Five hour rounds on Tour need to be a thing of the past, here are some ways to speed up play to make golf more exciting for fans...


5 Ways To Speed Up Play On Tour

Golf’s pace of play has been a hot topic in 2019 so far with some social media storms surrounding Americans JB Holmes and Bryson DeChambeau.

Earlier in the year, Brooks Koepka was outspoken on the issue, saying it is “kind of embarrassing” and that “nobody has the balls” to penalise players for slow play.

He also then made comments after playing with JB Holmes at the Open Championship before Bryson DeChambeau was lambasted for slow play during the Northern Trust.

This led the PGA Tour to announcing that they were reviewing their pace of play policy.

So, what can be done to improve the pace of play on Tour? Five hour rounds simply don’t cut it in this day-and-age.

WATCH: 9 Tips To Beat Slow Play

Below, we suggest 5 ways to speed up the action…

5 Ways To Speed Up Play On Tour:

1) Fines – The PGA Tour should impose fines with shot penalties, not dollars. Players obviously do care about money and one or two stroke penalties will really turn players away from taking too long, costing them shots, world ranking points and prize money. As it stands, players will receive penalties for taking over 40 seconds per shot (50 seconds if playing first), but that is only once the group has been put on the clock. The current system of putting a group on the clock and then fining them for further slow play does sound fine, but isn’t working in reality. This needs to be refined and groups should be put on the clock sooner.

2) Set a maximum round time – Five hour rounds are doing the PGA Tour and fans absolutely no good, so the only way to get rid of them would be to set maximum round times. I would recommend 4 1/2 hours as a maximum, perhaps this could be trialled one week? If a group fails to reach the turn in 2hr 15mins, they should be warned, and anything over 4hrs 30-35mins should result in penalties for every player in the group. This timing could be increased during high winds or severe conditions but 4 1/2 hours is plenty of time to complete 18 holes.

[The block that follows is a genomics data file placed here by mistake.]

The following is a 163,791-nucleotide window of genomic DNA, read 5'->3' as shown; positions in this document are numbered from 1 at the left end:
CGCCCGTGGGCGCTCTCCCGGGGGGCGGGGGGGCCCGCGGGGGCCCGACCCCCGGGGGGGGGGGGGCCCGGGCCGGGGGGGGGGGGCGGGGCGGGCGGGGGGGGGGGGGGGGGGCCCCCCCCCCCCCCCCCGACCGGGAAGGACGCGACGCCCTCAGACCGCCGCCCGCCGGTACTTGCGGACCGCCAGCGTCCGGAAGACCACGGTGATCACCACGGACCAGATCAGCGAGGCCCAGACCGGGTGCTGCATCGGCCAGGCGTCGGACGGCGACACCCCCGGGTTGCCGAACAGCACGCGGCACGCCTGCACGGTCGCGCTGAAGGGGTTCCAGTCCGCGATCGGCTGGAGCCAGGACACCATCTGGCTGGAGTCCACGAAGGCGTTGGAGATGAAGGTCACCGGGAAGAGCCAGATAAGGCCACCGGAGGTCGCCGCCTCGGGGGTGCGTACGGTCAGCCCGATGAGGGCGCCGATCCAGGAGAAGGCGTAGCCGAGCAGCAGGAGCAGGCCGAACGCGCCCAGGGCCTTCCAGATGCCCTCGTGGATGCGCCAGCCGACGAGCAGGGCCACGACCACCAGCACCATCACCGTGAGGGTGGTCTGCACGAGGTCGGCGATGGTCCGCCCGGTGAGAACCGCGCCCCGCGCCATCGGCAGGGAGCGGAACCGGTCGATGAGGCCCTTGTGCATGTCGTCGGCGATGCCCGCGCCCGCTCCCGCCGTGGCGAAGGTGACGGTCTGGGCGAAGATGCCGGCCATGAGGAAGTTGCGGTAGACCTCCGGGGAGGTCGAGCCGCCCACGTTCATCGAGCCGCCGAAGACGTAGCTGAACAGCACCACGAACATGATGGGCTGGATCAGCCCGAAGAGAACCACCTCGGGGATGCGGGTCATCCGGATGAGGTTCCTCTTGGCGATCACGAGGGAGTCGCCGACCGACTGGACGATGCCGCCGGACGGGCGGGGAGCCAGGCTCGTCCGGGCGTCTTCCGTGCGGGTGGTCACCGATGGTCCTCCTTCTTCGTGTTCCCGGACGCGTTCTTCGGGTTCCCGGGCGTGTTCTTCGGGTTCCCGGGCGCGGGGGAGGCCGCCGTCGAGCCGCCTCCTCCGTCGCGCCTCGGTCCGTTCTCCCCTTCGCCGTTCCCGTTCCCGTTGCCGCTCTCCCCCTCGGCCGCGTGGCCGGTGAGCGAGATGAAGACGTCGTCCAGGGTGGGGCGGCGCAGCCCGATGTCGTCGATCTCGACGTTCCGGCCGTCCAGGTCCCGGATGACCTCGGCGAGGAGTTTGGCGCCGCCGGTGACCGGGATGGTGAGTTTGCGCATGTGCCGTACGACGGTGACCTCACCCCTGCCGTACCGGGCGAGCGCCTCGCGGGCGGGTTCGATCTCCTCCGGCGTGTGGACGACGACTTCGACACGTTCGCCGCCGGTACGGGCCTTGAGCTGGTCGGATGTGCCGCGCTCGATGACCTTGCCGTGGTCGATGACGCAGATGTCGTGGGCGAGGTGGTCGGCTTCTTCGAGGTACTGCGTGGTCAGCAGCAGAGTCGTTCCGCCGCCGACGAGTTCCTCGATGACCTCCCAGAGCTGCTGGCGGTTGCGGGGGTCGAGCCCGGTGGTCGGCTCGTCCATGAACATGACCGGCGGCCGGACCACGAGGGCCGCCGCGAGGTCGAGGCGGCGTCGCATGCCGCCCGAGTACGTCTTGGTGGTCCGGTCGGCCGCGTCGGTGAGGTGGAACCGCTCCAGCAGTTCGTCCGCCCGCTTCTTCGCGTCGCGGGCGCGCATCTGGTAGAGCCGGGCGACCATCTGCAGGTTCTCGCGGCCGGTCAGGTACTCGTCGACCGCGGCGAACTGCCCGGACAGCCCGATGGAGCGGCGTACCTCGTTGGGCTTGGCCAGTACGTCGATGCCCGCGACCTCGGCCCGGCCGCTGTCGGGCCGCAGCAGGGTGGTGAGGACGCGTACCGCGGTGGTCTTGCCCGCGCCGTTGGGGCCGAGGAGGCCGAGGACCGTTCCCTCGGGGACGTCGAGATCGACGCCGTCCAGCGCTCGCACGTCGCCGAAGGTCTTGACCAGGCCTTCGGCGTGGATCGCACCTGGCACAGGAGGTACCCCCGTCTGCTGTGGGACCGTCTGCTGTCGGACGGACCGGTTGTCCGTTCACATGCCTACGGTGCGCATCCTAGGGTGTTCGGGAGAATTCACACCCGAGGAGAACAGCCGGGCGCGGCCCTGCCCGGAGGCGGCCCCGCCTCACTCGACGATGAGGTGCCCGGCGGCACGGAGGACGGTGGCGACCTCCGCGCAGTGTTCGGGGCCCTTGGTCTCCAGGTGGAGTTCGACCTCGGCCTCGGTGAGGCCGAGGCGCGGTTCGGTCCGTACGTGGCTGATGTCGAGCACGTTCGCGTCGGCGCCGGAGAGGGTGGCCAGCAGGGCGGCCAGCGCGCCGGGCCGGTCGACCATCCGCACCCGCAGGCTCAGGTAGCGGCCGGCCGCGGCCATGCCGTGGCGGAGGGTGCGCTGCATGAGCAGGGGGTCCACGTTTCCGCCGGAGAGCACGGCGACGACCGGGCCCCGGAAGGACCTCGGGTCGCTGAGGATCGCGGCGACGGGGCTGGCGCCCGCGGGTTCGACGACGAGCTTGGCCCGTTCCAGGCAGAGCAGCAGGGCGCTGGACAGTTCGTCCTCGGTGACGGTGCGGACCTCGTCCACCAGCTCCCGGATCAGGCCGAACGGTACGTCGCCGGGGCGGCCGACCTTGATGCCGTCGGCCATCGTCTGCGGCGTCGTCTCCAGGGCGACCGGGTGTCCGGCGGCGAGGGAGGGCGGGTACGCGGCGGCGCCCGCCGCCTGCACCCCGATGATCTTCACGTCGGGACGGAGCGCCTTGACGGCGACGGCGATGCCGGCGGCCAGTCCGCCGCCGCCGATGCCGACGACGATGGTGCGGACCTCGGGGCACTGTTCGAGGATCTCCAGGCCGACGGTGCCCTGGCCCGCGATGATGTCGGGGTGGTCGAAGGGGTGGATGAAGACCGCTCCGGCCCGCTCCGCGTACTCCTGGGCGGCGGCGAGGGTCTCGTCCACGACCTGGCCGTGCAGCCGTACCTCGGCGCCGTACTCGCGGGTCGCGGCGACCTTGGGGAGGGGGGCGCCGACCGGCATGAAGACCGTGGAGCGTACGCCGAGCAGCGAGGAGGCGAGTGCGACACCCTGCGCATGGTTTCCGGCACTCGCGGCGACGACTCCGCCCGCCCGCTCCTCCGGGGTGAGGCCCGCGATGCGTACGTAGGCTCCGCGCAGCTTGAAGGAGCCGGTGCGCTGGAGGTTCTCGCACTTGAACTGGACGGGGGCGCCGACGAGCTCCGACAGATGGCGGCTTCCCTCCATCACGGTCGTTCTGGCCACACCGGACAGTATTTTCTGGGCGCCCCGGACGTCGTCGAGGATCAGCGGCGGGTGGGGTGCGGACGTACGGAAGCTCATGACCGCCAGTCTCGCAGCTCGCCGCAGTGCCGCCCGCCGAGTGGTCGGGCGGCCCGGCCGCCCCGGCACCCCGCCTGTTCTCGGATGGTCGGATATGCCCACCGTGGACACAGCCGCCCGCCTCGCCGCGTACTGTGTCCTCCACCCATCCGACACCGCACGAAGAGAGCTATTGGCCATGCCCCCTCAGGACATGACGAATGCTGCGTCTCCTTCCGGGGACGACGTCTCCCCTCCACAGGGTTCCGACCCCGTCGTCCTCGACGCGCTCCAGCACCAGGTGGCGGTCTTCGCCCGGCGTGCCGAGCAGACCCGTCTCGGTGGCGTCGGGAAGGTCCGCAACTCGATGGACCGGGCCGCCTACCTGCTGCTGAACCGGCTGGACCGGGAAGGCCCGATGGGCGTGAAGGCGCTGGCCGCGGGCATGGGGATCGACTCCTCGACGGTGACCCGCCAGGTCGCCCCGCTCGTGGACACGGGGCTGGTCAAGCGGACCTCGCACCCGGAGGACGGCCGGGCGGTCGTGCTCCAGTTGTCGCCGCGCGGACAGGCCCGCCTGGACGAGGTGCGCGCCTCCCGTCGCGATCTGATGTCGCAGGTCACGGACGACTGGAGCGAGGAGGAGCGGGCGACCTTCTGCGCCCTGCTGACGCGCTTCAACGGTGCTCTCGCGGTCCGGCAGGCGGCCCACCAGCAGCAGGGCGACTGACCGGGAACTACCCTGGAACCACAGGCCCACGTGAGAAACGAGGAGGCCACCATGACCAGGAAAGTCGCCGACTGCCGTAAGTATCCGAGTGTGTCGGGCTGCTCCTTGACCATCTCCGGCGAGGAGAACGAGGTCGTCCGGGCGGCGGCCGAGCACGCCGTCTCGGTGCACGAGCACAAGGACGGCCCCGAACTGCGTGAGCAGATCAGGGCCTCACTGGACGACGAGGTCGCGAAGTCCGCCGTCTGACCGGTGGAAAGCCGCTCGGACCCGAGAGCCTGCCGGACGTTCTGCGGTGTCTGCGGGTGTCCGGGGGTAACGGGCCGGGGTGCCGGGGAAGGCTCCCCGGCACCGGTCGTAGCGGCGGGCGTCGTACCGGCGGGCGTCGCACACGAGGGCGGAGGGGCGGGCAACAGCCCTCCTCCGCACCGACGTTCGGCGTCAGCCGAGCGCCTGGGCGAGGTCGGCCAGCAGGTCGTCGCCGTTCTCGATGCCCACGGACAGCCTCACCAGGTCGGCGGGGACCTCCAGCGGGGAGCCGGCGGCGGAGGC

3) Ready golf – Ready golf is now encouraged by the R&A and at club level, so professionals should also be doing the same. Perhaps some are already doing it, but to keep things moving players should be actively playing out of turn if safe to do so and when the opportunity presents itself.

4) Allow laser range finders – I have seen comments from caddies before that the introduction of laser range finders won’t actually speed up play because they’ll still be pacing out yardages for the front and back but surely lasers will help a little? Perhaps they won’t eliminate the need for a caddie to still do some pacing and other workings-out in their yardage book, but for players who are more feel-based and are perhaps feeling more aggressive, a laser rangefinder will get them their yardage instantly and they’ll be able to pull the trigger quicker.

5) Buggy shuttles – On big, hilly courses where play can be a bit slow, the PGA Tour could operate buggy shuttles from greens to tees (if the walk is long) and tees to fairways. This would save players walking 300 yards a few times a round which would surely quicken play up. Some might say it is unfair and not physically demanding enough for the golfers, but would TV viewers really care about that if it significantly sped up play?

What ways do you think golf can be sped up on Tour? Let us know on our social media channels

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